*A certain Parabasalia fanatic asserts that hypermastigotes have the most sophisticated cell structure -- he could not be more wrong. Hypermastigotes merely took karyomastigotes and multiplied them over and over again in a spiral -- overwhelming in terms of flagellar number, but architecturally quite simple. Ciliates have a sophisticated assymetrical non-repeating cortical organisation, for one thing, and are much more complex on the genomic level as well. Parabasalians don't even have proper mitochondria, for crying out loud! I mean, even dinos are more sophisticated than Parabasalia. Dinos are the second highest eukaryotes. Are we happy now? (there's a war between ciliatologists and people who study dinos, and clearly ciliates are winning as they actually have a name for people studying them. Dinologist? Dinoflagellatologist? Ewww. See, clearly our side is winning. Dinos are just "free-living apicomplexans". Case closed.)

**JEM website: how I hate you for displaying the online publication date in a very prominent location on the abstract page for old articles, rather than their original publication date. Oh how often I get led astray, sometimes even confused, reading something from the long gone past thinking it was published last year. Sometimes I get excited thinking people still do quality cytology work as opposed to aligning sequences all day. I even get a glimmer of hope for humanity. And then I check the paper itself. And become heartbroken. That's just cruel.

CAMERON, S. (2002). The ultrastructure of and revised diagnosis of the Macropodiniidae (Litostomatea: Trichostomatia) European Journal of Protistology, 38 (2), 179-194 DOI: 10.1078/0932-4739-00861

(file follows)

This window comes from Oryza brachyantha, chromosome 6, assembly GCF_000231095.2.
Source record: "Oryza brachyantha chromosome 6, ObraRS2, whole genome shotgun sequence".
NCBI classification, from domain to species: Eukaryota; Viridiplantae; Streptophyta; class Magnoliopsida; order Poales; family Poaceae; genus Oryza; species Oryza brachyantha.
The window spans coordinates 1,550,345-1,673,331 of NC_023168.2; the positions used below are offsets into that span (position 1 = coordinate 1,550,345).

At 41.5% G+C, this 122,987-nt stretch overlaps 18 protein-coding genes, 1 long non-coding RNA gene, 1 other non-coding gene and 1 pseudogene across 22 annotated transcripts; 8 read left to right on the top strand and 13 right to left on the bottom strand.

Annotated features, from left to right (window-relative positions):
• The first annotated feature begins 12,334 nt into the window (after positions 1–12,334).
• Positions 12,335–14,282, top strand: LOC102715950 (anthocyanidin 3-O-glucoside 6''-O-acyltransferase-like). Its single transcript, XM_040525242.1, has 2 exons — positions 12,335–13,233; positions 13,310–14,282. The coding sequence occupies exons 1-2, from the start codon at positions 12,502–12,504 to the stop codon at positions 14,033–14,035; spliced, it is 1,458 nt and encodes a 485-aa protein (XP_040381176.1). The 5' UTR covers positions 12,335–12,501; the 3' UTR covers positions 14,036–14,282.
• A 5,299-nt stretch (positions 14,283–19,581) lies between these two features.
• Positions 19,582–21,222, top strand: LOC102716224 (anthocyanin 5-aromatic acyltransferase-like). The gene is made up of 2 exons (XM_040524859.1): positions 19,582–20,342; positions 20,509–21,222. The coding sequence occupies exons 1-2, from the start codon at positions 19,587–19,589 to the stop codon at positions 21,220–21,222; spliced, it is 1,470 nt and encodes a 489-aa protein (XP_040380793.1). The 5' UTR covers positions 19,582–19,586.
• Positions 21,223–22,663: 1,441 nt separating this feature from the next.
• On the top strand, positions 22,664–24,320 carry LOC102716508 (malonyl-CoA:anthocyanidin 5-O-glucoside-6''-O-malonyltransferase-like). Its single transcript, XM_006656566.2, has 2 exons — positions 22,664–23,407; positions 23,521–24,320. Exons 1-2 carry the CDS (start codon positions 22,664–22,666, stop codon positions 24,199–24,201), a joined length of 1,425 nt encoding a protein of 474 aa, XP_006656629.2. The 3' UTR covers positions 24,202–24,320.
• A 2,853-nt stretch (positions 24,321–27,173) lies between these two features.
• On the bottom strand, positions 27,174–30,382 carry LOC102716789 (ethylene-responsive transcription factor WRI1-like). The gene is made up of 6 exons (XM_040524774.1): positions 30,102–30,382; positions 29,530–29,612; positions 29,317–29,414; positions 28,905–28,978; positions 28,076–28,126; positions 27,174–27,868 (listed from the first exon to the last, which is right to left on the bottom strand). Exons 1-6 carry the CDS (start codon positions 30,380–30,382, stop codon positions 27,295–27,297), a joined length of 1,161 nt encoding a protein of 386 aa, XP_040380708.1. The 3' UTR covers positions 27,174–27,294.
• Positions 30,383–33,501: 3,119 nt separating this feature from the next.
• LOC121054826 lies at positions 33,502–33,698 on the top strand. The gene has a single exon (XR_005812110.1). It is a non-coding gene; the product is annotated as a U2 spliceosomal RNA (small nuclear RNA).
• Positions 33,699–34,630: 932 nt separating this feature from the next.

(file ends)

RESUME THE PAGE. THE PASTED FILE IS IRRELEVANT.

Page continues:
FURNESS, D., & BUTLER, R. (1983). The Cytology of Sheep Rumen Ciliates. I. Ultrastructure of Epidinium caudatum Crawley The Journal of Eukaryotic Microbiology, 30 (4), 676-687 DOI: 10.1111/j.1550-7408.1983.tb05343.x

Furness, D., & Butler, R. (1985). The Cytology of Sheep Rumen Ciliates. II. Ultrastructure of Eudiplodinium maggii The Journal of Eukaryotic Microbiology, 32 (1), 205-214 DOI: 10.1111/j.1550-7408.1985.tb03041.x

LYNN, D. (2003). Morphology or molecules: How do we identify the major lineages of ciliates (Phylum Ciliophora) European Journal of Protistology, 39 (4), 356-364 DOI: 10.1078/0932-4739-00004

STRUDERKYPKE, M., KORNILOVA, O., & LYNN, D. (2007). Phylogeny of trichostome ciliates (Ciliophora, Litostomatea) endosymbiotic in the Yakut horse (Equus caballus) European Journal of Protistology, 43 (4), 319-328 DOI: 10.1016/j.ejop.2007.06.005


  1. Some horse rumen Litostomatea

    Hang on a second. Horse, or rumen?

  2. Good point... I'm falling asleep.

    Horse COELOM and COLON, it says. Should just stick to saying 'digestive system'...


  3. ... I'm jealous...much as I will defend the awesomeness of bacteria i am forced to admit here that the addition of organelles does add a significant amount of awesomeness :)

    Good luck with the exam (if you didn't already take it) :)

  4. As is probably quite evident already, I have a bit of a fetish for complex structure. Initially, that's why I wanted to do developmental biology in something big like animals. And then at a department seminar a protistologist flashed cool pictures of... subcellular camera eyes and the like. I quit multicellularity that very day ^_^

    What turned me off prokaryotes was this lack of structure as well (I don't really thrive on biochem. At all) -- until I found out *gasp* they too have structure! It just tends to get ignored (probably due to difficulties of imaging, and perhaps also due to the more biochemical 'upbringing' of microbiologists) I find prokaryotic cellular organisation and development quite fascinating as well, and it seems it's finally beginning to receive some attention in the field! (and feel free to blog about it *wink*)

    Thanks for the luck; I wrote stuff, maybe some of it may actually bring it a positive mark or two. Have I mentioned my contempt for 'anatomical' embryology yet? =P

  5. David Furness (of Furness and Butler)December 29, 2009 at 6:44:00 AM PST

    It is nice to see someone else who finds ciliates interesting.....


Markup Key:
- <b>bold</b> = bold
- <i>italic</i> = italic
- <a href="">FoS</a> = FoS